Posted at 8:52 AM on April 5, 2011
by Marianne Combs
Filed under: News and reviews
John Waters to flood the Walker this summer
This summer, gleefully trashy filmmaker, author, and auteur John Waters (Hairspray, Pecker, Pink Flamingos), will try his hand at curating at the Walker Art Center.
- Jessica Armbruster, Citypages
Death and the artist: Angela Strassheim and funerary statues at the MIA
There is a lot of death at the Minneapolis Institute of Arts just now, and it is glorious.
- Max Sparber, MinnPost.com
Want someone to walk all over your words?
Poets who would like to see their words immortalized on a St. Paul sidewalk can get help from award-winning poet John Minczeski at two workshops.
- Mary Ann Grossman
Trylon Premiere Tuesdays: The Strange Case of Angelica
Watching The Strange Case of Angelica (O Estranho Caso de Angélica), the ninth project in five years from the remarkably prolific Portuguese filmmaker, Manoel de Oliveira, it's difficult not to read the narrative as a personal reflection of mortal liberation.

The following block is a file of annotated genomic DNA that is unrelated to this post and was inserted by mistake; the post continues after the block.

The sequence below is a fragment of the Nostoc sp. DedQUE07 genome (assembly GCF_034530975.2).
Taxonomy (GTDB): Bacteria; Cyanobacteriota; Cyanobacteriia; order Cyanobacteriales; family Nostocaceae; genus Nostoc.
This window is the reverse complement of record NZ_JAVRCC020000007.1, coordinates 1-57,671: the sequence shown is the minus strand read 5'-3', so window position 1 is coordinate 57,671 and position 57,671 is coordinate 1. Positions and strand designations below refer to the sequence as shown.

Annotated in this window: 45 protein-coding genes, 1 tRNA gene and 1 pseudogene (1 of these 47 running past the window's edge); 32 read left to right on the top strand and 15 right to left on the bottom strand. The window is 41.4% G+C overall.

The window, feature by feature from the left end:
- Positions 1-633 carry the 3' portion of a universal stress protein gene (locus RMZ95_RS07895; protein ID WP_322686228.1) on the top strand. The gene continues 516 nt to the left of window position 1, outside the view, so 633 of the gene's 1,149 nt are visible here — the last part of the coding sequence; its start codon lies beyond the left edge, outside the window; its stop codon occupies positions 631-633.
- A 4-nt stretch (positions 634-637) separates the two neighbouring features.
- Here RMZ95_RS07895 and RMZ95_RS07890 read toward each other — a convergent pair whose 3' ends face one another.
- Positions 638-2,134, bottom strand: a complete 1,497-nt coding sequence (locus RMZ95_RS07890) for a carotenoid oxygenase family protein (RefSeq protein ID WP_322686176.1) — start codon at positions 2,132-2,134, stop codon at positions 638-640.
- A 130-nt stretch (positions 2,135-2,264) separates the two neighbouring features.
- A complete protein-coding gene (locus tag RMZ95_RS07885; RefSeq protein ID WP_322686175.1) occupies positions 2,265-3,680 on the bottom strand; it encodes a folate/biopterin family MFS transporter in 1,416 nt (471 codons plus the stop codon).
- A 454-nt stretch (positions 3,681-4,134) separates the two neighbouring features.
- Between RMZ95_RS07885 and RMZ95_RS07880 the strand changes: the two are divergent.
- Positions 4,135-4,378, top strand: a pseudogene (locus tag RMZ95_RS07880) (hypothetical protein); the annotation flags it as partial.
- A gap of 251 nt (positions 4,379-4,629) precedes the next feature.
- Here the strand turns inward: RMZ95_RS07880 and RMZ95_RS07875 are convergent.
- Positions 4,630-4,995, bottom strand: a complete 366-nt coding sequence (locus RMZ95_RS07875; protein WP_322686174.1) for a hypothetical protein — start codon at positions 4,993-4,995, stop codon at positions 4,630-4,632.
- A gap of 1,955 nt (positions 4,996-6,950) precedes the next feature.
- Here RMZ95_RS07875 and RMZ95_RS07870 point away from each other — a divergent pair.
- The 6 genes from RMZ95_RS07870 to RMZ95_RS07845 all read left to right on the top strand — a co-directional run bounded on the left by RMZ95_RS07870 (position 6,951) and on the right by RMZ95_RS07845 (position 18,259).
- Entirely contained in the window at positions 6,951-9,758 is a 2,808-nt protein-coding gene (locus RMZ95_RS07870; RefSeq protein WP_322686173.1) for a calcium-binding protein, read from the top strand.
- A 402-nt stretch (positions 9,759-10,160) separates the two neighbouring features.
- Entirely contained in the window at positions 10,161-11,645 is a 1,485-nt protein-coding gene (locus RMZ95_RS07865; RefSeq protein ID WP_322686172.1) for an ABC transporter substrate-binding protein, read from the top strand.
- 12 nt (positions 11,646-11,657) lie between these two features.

- Brad Richason, Examiner.com
Rogue Valley, the 4onthefloor, Birthday Suits round out a jam-packed weekend of music
April has historically been a busy time for touring bands stopping by the Twin Cities -- and if this weekend's overflowing concert calendar was any indication, we're in for a downright hectic spring.
- Andrea Swensson, City Pages
JoAnna James on LA: 'A good place to go to get your ass kicked'
From Saint Paul, Joanna first started getting people's attention in these parts in 2004 with her first self-titled release of original material and as a staple on local stages with performances that begged the question, "Why isn't this girl huge?"
- Danny Sigelman, City Pages